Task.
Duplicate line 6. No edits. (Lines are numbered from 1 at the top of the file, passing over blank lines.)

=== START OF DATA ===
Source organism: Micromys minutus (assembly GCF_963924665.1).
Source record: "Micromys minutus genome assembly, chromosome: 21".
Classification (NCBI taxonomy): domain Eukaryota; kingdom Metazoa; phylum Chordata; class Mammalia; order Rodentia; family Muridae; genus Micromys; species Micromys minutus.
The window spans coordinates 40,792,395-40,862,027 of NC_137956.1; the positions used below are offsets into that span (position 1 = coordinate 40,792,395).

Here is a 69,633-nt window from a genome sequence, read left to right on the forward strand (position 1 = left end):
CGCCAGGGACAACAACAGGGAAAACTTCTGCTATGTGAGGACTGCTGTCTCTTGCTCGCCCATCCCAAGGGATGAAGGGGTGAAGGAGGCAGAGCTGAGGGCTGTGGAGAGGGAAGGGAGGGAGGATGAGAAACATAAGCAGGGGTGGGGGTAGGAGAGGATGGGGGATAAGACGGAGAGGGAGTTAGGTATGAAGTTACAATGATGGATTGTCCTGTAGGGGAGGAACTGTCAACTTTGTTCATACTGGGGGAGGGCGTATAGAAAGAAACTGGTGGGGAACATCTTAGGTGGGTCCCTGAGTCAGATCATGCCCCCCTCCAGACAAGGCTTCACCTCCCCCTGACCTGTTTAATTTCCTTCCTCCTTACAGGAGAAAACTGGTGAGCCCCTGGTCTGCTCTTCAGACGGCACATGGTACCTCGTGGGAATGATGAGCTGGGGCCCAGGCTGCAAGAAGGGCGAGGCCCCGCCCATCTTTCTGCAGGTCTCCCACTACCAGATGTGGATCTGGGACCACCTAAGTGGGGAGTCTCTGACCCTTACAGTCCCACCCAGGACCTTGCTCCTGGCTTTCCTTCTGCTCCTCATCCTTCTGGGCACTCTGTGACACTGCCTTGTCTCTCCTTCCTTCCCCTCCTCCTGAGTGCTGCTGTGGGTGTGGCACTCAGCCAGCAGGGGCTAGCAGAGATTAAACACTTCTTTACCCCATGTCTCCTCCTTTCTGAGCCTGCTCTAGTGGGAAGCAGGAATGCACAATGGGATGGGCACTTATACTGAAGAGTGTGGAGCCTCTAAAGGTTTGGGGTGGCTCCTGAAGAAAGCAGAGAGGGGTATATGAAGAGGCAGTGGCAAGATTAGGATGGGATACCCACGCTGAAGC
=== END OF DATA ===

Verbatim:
CGCCAGGGACAACAACAGGGAAAACTTCTGCTATGTGAGGACTGCTGTCTCTTGCTCGCCCATCCCAAGGGATGAAGGGGTGAAGGAGGCAGAGCTGAGGGCTGTGGAGAGGGAAGGGAGGGAGGATGAGAAACATAAGCAGGGGTGGGGGTAGGAGAGGATGGGGGATAAGACGGAGAGGGAGTTAGGTATGAAGTTACAATGATGGATTGTCCTGTAGGGGAGGAACTGTCAACTTTGTTCATACTGGGGGAGGGCGTATAGAAAGAAACTGGTGGGGAACATCTTAGGTGGGTCCCTGAGTCAGATCATGCCCCCCTCCAGACAAGGCTTCACCTCCCCCTGACCTGTTTAATTTCCTTCCTCCTTACAGGAGAAAACTGGTGAGCCCCTGGTCTGCTCTTCAGACGGCACATGGTACCTCGTGGGAATGATGAGCTGGGGCCCAGGCTGCAAGAAGGGCGAGGCCCCGCCCATCTTTCTGCAGGTCTCCCACTACCAGATGTGGATCTGGGACCACCTAAGTGGGGAGTCTCTGACCCTTACAGTCCCACCCAGGACCTTGCTCCTGGCTTTCCTTCTGCTCCTCATCCTTCTGGGCACTCTGTGACACTGCCTTGTCTCTCCTTCCTTCCCCTCCTCCTGAGTGCTGCTGTGGGTGTGGCACTCAGCCAGCAGGGGCTAGCAGAGATTAAACACTTCTTTACCCCATGTCTCCTCCTTTCTGAGCCTGCTCTAGTGGGAAGCAGGAATGCACAATGGGATGGGCACTTATACTGAAGAGTGTGGAGCCTCTAAAGGTTTGGGGTGGCTCCTGAAGAAAGCAGAGAGGGGTATATGAAGAGGCAGTGGCAAGATTAGGATGGGATACCCACGCTGAAGC